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The Concept of Physiologic Dysfunction of the Gallbladder

Arch Surg. 1975;110(4):369-370. doi:10.1001/archsurg.1975.01360100011001.
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A patient admitted with abdominal pain requires careful questioning, a thorough examination, and indicated laboratory tests. All surgeons are familiar with the patient who is admitted with postprandial upper abdominal colicky pain, some degree of fatty food intolerance, nausea, and flatulence, but whose oral cholecystogram is "within normal limits." It is becoming increasingly apparent that the symptoms described above may be associated with motor dysfunction of the gallbladder, originally termed "biliary dyskinesia" by Westphal in 1923.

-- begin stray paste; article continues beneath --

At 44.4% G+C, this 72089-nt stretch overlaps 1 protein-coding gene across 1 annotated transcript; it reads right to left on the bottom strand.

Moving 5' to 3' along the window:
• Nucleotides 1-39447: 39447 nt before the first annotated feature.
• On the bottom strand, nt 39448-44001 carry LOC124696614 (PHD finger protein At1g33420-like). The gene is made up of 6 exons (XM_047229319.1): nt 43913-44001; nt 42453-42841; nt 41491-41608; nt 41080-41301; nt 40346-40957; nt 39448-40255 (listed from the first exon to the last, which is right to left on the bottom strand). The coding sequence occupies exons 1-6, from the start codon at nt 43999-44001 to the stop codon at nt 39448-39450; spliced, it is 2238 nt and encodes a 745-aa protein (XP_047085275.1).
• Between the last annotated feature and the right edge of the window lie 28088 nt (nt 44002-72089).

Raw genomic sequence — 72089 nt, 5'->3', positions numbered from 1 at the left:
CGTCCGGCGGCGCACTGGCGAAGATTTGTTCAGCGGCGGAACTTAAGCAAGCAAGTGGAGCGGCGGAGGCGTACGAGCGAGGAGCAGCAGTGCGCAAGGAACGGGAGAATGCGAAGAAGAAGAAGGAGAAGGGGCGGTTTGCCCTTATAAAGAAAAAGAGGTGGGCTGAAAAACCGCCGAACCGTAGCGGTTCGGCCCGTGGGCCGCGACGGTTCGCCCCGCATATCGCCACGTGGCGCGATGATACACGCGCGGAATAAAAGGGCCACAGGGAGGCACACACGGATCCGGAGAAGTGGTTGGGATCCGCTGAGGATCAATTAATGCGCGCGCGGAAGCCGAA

In the early years of this century, prior to the advent of oral cholecystography, the gallbladder was removed in many patients who had the "classical" symptoms of upper abdominal colicky pain associated with fatty food intolerance, flatulence, and occasional nausea. Additional factors, such as constipation, headache, or being female, fat, and fertile, simply made cholecystectomy more urgent. Many of these patients had an abnormal gallbladder; the majority were helped by cholecystectomy; some continued to


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